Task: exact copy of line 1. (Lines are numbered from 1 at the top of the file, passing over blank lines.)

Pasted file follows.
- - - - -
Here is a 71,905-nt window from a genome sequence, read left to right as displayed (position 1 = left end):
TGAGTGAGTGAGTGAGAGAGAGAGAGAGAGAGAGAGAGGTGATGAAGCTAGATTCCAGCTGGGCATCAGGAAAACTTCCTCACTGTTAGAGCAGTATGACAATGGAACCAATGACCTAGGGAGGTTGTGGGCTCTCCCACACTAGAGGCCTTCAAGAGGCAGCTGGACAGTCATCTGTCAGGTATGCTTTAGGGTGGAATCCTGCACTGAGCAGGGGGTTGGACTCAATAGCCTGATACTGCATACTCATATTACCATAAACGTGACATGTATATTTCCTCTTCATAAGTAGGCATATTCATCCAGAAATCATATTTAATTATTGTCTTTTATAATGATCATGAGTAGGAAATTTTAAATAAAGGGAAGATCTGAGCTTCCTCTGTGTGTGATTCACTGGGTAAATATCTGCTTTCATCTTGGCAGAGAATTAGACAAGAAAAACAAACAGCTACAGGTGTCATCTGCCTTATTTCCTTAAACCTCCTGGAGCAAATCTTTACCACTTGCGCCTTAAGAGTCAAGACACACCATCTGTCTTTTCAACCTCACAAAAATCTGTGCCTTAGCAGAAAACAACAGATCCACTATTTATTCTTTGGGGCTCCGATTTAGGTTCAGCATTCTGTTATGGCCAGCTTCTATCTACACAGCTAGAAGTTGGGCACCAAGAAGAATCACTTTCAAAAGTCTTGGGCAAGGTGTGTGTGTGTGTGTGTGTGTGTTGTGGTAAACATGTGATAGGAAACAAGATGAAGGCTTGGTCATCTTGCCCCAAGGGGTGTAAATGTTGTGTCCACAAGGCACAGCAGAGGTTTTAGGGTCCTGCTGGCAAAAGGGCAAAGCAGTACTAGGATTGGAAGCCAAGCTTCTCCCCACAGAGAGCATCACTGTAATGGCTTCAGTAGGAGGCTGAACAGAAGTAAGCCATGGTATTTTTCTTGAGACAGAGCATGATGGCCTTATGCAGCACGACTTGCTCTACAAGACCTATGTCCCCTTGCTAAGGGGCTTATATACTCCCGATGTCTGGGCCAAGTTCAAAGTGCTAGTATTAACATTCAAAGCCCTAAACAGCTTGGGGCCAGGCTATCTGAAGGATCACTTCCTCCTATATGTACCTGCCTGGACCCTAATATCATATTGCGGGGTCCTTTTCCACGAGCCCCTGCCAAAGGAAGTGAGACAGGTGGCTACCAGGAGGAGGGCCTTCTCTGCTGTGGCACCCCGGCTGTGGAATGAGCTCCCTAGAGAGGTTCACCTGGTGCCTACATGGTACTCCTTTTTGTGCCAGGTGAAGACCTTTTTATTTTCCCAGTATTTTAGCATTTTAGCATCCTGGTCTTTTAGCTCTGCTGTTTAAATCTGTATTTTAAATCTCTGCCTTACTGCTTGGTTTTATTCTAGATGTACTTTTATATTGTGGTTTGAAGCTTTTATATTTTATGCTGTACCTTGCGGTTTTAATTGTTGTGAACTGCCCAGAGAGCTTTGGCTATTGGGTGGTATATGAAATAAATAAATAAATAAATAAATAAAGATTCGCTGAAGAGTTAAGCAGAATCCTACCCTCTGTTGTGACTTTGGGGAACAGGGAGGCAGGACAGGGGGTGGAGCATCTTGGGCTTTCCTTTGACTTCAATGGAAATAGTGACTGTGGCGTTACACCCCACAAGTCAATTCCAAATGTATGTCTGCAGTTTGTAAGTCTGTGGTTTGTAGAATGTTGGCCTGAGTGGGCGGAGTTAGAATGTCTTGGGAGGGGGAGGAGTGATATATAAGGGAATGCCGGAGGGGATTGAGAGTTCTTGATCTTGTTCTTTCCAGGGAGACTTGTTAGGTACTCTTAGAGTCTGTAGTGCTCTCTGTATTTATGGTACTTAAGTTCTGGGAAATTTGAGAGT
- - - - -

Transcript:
Here is a 71,905-nt window from a genome sequence, read left to right as displayed (position 1 = left end):